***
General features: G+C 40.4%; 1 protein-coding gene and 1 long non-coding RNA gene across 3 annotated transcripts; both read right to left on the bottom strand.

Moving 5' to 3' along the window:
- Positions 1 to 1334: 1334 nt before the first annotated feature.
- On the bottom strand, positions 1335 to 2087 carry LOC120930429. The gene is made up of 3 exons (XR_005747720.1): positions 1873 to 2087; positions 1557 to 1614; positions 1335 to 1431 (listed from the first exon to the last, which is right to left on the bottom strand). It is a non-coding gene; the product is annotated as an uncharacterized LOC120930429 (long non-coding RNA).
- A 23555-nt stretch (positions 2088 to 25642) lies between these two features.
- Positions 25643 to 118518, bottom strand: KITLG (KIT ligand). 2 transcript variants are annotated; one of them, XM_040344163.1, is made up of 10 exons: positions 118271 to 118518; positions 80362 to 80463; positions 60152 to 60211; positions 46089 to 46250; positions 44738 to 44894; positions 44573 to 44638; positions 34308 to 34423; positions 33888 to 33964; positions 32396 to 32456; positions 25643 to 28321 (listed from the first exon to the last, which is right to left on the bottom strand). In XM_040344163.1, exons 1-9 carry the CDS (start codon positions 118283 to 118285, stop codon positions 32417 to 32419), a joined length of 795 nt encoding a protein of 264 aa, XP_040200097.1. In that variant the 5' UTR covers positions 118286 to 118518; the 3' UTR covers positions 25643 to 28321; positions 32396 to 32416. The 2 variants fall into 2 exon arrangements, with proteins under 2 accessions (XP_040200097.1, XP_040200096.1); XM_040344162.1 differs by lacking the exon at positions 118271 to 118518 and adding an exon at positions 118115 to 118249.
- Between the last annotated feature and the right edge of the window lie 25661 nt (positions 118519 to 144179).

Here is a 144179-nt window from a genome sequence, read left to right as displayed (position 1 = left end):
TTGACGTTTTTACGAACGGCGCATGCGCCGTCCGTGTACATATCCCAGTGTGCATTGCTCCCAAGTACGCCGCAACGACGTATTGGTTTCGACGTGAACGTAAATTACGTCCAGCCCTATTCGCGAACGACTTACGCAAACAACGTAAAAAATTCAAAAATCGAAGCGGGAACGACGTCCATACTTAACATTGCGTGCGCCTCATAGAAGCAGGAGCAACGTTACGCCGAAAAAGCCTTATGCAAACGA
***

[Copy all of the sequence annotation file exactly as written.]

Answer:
General features: G+C 40.4%; 1 protein-coding gene and 1 long non-coding RNA gene across 3 annotated transcripts; both read right to left on the bottom strand.

Moving 5' to 3' along the window:
- Positions 1 to 1334: 1334 nt before the first annotated feature.
- On the bottom strand, positions 1335 to 2087 carry LOC120930429. The gene is made up of 3 exons (XR_005747720.1): positions 1873 to 2087; positions 1557 to 1614; positions 1335 to 1431 (listed from the first exon to the last, which is right to left on the bottom strand). It is a non-coding gene; the product is annotated as an uncharacterized LOC120930429 (long non-coding RNA).
- A 23555-nt stretch (positions 2088 to 25642) lies between these two features.
- Positions 25643 to 118518, bottom strand: KITLG (KIT ligand). 2 transcript variants are annotated; one of them, XM_040344163.1, is made up of 10 exons: positions 118271 to 118518; positions 80362 to 80463; positions 60152 to 60211; positions 46089 to 46250; positions 44738 to 44894; positions 44573 to 44638; positions 34308 to 34423; positions 33888 to 33964; positions 32396 to 32456; positions 25643 to 28321 (listed from the first exon to the last, which is right to left on the bottom strand). In XM_040344163.1, exons 1-9 carry the CDS (start codon positions 118283 to 118285, stop codon positions 32417 to 32419), a joined length of 795 nt encoding a protein of 264 aa, XP_040200097.1. In that variant the 5' UTR covers positions 118286 to 118518; the 3' UTR covers positions 25643 to 28321; positions 32396 to 32416. The 2 variants fall into 2 exon arrangements, with proteins under 2 accessions (XP_040200097.1, XP_040200096.1); XM_040344162.1 differs by lacking the exon at positions 118271 to 118518 and adding an exon at positions 118115 to 118249.
- Between the last annotated feature and the right edge of the window lie 25661 nt (positions 118519 to 144179).

Here is a 144179-nt window from a genome sequence, read left to right as displayed (position 1 = left end):
TTGACGTTTTTACGAACGGCGCATGCGCCGTCCGTGTACATATCCCAGTGTGCATTGCTCCCAAGTACGCCGCAACGACGTATTGGTTTCGACGTGAACGTAAATTACGTCCAGCCCTATTCGCGAACGACTTACGCAAACAACGTAAAAAATTCAAAAATCGAAGCGGGAACGACGTCCATACTTAACATTGCGTGCGCCTCATAGAAGCAGGAGCAACGTTACGCCGAAAAAGCCTTATGCAAACGA